Child of the Enlightenment is a captivating book: charming, moving, and richly informative, it melds the intimate and distant, weaving together bodies, emotions and minds, Enlightenment ideas and philosophy, and revolutionary politics.
The study of nationality (a term used to designate historically and constitutively diverse nations) poses a number of acute methodological, historical, and philosophical problems.
These are the first two volumes of a new series, Histoire de la France contemporaine. They replace the previous Seuil series, published in the 1970s. As a reflection of the attitudes of current French academic specialists, they are interesting on two levels. Each is a careful synthesis of recent research on the two periods.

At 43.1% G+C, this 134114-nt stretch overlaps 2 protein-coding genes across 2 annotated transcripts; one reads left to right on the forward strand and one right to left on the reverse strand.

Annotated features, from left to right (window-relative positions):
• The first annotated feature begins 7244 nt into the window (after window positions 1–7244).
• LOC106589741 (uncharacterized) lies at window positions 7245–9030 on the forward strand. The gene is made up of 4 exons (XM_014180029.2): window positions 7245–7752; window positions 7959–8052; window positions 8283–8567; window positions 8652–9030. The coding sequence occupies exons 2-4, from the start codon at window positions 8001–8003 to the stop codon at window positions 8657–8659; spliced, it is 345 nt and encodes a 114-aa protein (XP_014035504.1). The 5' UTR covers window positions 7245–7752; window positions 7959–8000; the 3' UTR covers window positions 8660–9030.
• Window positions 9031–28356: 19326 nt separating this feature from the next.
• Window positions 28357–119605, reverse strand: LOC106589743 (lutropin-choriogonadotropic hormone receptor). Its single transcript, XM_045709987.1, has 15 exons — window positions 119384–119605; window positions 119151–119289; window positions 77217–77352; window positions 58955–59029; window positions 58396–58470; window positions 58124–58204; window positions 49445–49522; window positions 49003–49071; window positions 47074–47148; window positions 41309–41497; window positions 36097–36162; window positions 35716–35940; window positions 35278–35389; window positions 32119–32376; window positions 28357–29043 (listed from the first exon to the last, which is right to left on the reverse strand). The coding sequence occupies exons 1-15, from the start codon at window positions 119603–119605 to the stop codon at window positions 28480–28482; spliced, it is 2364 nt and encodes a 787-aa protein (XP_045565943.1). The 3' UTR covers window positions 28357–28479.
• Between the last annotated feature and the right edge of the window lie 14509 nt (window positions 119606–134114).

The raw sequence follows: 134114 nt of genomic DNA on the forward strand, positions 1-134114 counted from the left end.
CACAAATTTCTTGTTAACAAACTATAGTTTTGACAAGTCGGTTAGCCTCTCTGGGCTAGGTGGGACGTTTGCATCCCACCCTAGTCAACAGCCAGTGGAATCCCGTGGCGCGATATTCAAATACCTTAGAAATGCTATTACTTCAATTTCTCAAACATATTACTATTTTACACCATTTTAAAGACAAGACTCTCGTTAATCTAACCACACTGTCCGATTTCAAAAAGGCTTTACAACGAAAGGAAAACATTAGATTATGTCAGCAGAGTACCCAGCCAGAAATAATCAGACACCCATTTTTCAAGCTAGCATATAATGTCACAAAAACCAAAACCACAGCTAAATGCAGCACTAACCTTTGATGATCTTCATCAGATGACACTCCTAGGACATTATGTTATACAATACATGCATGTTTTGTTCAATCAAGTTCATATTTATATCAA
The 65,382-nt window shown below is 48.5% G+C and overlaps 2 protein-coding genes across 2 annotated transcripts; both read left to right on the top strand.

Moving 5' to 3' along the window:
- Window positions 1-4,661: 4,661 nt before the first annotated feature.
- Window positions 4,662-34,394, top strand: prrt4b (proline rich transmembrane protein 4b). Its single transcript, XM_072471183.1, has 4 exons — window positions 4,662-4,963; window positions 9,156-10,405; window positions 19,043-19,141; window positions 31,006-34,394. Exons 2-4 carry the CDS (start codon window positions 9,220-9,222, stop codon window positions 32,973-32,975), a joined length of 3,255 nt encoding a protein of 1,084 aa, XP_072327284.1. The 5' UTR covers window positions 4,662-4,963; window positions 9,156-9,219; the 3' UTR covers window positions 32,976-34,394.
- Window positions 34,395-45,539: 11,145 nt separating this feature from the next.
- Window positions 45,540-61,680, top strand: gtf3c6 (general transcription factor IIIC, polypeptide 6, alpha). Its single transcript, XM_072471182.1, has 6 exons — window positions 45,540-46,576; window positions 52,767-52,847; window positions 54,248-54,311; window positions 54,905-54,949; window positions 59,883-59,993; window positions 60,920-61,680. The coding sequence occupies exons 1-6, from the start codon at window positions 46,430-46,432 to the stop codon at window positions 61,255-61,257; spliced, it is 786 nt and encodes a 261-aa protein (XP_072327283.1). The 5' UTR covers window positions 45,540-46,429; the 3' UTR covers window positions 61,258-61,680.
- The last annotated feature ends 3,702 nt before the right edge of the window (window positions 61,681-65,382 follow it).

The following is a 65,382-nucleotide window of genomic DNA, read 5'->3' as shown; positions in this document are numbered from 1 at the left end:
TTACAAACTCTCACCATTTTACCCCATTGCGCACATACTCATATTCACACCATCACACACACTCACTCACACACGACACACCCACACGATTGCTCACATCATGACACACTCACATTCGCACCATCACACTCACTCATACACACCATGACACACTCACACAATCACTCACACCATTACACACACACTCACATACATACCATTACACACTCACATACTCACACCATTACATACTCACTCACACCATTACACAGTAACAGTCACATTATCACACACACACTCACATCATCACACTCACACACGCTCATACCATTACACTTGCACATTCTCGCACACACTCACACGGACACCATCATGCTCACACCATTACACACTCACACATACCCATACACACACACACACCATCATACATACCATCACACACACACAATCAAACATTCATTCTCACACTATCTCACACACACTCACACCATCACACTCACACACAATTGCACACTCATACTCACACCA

In The Ethnographic State: France and the Invention of Moroccan Islam, Edmund Burke does the important work of historicizing colonial-era research on Morocco and Moroccans.
How did the world of nation-states come about? What happened to the world of empires that preceded it? How did the transition take place and how inevitable was it? These may seem (and indeed are) old questions.